Likewise, Nathan Price looked down on people with disabilities, which included a large number of people in the community given how hard their work was on their bodies. His own daughter, Ada, who was differently abled from birth, felt that she was valued less than others and actually found comfort from living in a community that did not look down on her for her limp. Nathan could not see Ada’s unique gifts and all that she could have taught him.

Nathan Price also looked down upon women. Instead of encouraging and nourishing the gifts God gave to women in his life, he saw the education of women as “a waste.” I was taught that men and women were both made in the image of God and are partners in life and in ministry. To this day, churches that cannot see this truth frustrate me. Again, this could be a post in and of itself. In fact there are many, many books written about how women are integral to the Bible and to Christian theology generally, so for now I will just say that had Nathan Price treated his wife as his equal and listened to her, much if not all of the tragedy in their lives could have been prevented.

Red Flag #5: Nathan Price believed he was only there to the change those around him, not to be changed himself. I was taught that if you don’t come back a different person than when you left, something has gone terribly wrong. The culture and people around you should change you as you learn from them. He believed he was only there to teach instead of approaching as a learner first and foremost. I was taught to find teachers and mentors as soon as you can when you arrive in a new country. One of my favorite definitions of humility is being teachable, and Nathan lacked any ounce of humility. If he had opened himself to learning, someone might have told him that with his mispronunciation instead of saying “Jesus is glorious” at the end of every service, he said “Jesus is poisonwood.” We were taught to learn to laugh at ourselves, but Nathan never learned to laugh at his mistakes or even admit he might make some. He also believed he had all the answers instead of acknowledging that there are some things for which we just don’t have answers and won’t this side of heaven. This book touches many huge questions that Christians have been wrestling with and writing about for centuries. How can a good God allow such suffering? Does God cause the pain?  I can’t fully answer that question, and though many have tried and there are some profound answers out there, I don’t thinking anyone can answer the question fully. What I do know is that much pain is caused by humans, not God. I know that God can use pain and suffering and can bring healing and resurrection, if we allow him to. I am skeptical of people and churches who believe they have all the answers, because if they do, where does faith come into play? Faith in and of itself means that we rely on something or someone that we do not fully understand. It means taking a leap without fully knowing what lies beyond. It means trust. While I definitely would love answers and have at times angrily told God as much, I am also glad that we have a God bigger than our comprehension. How sad it would be to have a God that was only as big as our mental capacity.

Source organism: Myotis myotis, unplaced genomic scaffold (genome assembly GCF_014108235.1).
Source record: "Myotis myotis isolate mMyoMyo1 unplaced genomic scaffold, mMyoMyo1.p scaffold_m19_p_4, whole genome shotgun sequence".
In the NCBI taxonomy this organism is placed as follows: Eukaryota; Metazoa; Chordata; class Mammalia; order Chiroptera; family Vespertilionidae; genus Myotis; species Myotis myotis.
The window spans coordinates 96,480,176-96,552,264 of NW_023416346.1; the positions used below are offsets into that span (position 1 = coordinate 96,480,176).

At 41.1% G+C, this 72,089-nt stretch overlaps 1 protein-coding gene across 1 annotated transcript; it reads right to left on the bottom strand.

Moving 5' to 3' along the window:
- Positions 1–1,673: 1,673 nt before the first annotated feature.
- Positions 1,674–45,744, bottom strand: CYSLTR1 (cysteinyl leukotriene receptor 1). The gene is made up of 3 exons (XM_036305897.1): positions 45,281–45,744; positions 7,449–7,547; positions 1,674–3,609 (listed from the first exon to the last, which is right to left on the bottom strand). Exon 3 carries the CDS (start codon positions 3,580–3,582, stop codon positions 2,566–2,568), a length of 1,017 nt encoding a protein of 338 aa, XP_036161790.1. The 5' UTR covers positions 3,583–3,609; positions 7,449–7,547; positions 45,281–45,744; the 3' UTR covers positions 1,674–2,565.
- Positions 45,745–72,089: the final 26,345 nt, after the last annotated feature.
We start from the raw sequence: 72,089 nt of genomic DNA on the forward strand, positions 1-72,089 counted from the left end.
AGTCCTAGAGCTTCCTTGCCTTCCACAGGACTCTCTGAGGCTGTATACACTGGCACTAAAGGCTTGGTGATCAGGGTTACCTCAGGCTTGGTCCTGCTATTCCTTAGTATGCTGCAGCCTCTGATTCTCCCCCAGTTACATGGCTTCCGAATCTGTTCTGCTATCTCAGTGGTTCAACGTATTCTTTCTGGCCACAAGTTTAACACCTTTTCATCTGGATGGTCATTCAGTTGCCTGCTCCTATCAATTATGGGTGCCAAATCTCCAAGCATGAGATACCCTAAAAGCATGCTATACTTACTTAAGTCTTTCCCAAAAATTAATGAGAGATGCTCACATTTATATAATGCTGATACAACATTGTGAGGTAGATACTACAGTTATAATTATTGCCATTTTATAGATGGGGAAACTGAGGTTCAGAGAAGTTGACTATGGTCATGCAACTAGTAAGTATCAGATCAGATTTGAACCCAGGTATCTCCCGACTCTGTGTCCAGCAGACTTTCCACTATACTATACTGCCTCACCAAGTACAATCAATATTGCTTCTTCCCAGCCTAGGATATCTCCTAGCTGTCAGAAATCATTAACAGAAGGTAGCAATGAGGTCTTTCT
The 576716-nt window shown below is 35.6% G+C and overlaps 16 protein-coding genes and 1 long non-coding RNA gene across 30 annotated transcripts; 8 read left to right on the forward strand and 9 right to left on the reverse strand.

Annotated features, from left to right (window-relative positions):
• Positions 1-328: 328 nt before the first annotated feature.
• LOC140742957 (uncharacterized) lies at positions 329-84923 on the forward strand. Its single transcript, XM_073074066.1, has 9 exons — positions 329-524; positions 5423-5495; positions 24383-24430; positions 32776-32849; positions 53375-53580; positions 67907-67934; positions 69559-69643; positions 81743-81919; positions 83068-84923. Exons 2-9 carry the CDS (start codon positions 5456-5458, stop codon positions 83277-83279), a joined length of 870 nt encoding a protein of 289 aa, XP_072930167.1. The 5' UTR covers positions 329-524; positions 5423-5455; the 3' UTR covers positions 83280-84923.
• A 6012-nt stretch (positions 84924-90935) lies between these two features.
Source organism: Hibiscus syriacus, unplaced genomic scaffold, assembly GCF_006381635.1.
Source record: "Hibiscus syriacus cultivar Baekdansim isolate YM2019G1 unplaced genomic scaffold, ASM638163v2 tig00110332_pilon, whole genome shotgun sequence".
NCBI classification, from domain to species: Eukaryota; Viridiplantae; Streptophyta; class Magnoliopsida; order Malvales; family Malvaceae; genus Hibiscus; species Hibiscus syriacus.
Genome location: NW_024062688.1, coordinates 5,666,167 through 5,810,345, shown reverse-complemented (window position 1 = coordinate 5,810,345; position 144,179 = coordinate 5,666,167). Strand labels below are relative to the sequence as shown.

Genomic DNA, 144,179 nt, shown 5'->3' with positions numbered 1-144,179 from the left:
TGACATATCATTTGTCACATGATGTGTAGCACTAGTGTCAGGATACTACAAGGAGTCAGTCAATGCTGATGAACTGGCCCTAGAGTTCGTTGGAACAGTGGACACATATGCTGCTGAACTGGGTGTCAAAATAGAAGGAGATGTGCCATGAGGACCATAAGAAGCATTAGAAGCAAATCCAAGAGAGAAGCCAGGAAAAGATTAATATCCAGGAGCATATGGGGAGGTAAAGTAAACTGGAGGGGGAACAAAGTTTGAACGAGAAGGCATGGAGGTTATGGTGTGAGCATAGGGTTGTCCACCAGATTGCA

Based on these factors alone, Nathan Price never should have been allowed to pastor anyone, much less a community completely foreign to him. In my next blog I’ll further explore some of the theological concepts that he warped and used for evil. Stay tuned…

[1] As a side note, in churches it can be the opposite extreme—people putting you on some kind of spiritual pedestal. That can also feel like heavy baggage, but that is probably a different post for a different day.
[2] We were taught that when children are involved, missionary parents have to be especially aware of their children’s needs. Obviously there is always a period of adjustment for kids who move to a new country, so that needs to be taken into consideration. However we were also taught that you “never sacrifice your children on the altar of mission,” meaning that there are many ways to serve God. If serving in your living situation is jeopardizing your children’s long-term well-being, it is probably time to find another way to serve God. That being said, tragedy can strike in any land, even to the most discerning parents. My own great-grandparents suffered the death of a child when they were serving in China.
[3] 1 John 4:18